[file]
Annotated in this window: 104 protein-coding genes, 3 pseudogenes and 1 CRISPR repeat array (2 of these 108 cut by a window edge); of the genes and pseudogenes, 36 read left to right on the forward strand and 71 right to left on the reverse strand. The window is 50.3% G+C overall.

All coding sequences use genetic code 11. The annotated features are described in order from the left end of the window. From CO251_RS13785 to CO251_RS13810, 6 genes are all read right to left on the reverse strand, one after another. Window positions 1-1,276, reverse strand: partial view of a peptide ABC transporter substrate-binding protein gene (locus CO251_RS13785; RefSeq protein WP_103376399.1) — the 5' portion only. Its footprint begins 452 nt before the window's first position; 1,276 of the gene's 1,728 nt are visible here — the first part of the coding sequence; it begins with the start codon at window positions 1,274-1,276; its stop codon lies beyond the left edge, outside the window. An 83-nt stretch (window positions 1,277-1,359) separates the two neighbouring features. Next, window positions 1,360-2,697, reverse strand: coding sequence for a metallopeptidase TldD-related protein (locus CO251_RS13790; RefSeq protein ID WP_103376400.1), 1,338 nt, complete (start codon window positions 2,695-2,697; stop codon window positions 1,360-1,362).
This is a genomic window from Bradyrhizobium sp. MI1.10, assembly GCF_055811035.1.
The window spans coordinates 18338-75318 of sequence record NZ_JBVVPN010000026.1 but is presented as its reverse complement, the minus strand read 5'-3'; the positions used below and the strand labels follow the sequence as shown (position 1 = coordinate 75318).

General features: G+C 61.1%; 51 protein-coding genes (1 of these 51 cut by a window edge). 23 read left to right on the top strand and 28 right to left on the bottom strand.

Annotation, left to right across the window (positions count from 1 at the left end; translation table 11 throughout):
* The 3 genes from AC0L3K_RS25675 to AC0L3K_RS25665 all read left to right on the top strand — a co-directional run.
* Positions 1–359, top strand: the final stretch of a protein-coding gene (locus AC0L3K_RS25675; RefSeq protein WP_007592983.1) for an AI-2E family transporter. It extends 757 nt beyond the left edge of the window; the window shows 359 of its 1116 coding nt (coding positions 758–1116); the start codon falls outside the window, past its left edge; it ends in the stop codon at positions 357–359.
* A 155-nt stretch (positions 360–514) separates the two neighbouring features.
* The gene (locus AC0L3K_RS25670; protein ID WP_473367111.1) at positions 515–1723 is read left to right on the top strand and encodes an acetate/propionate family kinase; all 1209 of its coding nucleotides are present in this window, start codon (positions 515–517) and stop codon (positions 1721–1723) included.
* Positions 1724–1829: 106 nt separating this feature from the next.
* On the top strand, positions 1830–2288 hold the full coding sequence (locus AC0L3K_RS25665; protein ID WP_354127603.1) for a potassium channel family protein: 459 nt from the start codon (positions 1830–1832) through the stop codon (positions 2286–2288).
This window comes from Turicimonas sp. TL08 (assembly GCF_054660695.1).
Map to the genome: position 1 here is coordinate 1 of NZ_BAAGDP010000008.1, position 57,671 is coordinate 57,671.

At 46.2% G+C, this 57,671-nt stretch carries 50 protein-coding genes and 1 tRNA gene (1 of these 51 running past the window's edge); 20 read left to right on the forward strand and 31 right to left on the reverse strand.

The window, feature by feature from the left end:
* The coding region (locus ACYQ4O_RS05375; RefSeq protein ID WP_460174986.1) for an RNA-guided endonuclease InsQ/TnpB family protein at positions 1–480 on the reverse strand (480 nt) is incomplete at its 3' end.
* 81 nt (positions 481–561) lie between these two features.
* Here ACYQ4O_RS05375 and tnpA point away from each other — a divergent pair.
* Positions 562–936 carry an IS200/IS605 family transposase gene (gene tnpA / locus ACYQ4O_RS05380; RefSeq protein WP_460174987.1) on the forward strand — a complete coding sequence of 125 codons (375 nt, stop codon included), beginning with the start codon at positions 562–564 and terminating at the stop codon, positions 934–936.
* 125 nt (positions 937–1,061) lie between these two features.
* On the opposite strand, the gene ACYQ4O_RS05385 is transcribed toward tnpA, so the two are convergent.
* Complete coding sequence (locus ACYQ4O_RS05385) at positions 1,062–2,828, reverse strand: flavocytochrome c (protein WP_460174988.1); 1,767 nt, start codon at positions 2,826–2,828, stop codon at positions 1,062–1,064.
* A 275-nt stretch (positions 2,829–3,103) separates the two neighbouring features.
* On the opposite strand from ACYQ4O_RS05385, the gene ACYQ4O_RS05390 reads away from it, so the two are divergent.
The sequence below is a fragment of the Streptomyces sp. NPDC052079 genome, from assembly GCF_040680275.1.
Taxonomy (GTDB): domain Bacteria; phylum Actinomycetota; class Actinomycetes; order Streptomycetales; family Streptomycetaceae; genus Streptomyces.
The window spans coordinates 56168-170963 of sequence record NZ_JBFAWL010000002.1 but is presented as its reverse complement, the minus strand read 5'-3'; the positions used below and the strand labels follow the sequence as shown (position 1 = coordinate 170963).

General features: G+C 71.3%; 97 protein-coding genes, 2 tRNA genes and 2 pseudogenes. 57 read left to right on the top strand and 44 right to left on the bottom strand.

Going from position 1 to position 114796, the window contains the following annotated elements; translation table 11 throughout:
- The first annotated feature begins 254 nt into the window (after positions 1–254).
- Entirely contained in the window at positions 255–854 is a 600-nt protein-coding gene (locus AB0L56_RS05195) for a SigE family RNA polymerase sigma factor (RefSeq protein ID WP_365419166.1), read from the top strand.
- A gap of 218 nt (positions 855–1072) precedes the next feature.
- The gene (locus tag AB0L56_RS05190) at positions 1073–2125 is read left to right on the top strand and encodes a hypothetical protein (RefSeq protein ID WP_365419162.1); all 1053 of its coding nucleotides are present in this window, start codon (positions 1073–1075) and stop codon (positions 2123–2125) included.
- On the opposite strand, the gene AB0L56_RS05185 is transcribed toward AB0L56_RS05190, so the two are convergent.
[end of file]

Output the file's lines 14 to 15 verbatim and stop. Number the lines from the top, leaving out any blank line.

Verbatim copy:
Map to the genome: position 1 here is coordinate 1 of NZ_BAAGDP010000008.1, position 57,671 is coordinate 57,671.

At 46.2% G+C, this 57,671-nt stretch carries 50 protein-coding genes and 1 tRNA gene (1 of these 51 running past the window's edge); 20 read left to right on the forward strand and 31 right to left on the reverse strand.